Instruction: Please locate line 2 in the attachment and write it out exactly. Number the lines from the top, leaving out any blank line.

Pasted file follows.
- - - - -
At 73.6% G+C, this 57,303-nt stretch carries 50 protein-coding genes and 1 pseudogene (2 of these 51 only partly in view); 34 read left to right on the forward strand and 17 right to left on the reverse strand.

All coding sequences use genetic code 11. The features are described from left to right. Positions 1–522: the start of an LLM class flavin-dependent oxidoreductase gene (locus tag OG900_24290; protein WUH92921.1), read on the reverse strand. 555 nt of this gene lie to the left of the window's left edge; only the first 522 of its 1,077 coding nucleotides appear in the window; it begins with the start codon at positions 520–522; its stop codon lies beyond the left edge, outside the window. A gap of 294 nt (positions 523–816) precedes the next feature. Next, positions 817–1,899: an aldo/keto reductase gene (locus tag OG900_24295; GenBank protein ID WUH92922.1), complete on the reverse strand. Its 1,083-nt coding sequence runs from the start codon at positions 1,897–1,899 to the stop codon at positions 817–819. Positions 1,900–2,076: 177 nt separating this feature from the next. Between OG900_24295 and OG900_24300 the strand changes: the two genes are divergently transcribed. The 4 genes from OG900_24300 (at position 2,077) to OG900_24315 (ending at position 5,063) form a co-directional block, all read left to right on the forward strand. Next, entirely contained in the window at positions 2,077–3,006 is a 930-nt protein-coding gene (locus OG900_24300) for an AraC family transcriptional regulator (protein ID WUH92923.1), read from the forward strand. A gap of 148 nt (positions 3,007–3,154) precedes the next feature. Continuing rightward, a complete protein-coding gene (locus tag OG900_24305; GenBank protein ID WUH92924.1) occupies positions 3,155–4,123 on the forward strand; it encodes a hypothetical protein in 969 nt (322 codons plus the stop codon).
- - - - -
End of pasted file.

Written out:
All coding sequences use genetic code 11. The features are described from left to right. Positions 1–522: the start of an LLM class flavin-dependent oxidoreductase gene (locus tag OG900_24290; protein WUH92921.1), read on the reverse strand. 555 nt of this gene lie to the left of the window's left edge; only the first 522 of its 1,077 coding nucleotides appear in the window; it begins with the start codon at positions 520–522; its stop codon lies beyond the left edge, outside the window. A gap of 294 nt (positions 523–816) precedes the next feature. Next, positions 817–1,899: an aldo/keto reductase gene (locus tag OG900_24295; GenBank protein ID WUH92922.1), complete on the reverse strand. Its 1,083-nt coding sequence runs from the start codon at positions 1,897–1,899 to the stop codon at positions 817–819. Positions 1,900–2,076: 177 nt separating this feature from the next. Between OG900_24295 and OG900_24300 the strand changes: the two genes are divergently transcribed. The 4 genes from OG900_24300 (at position 2,077) to OG900_24315 (ending at position 5,063) form a co-directional block, all read left to right on the forward strand. Next, entirely contained in the window at positions 2,077–3,006 is a 930-nt protein-coding gene (locus OG900_24300) for an AraC family transcriptional regulator (protein ID WUH92923.1), read from the forward strand. A gap of 148 nt (positions 3,007–3,154) precedes the next feature. Continuing rightward, a complete protein-coding gene (locus tag OG900_24305; GenBank protein ID WUH92924.1) occupies positions 3,155–4,123 on the forward strand; it encodes a hypothetical protein in 969 nt (322 codons plus the stop codon).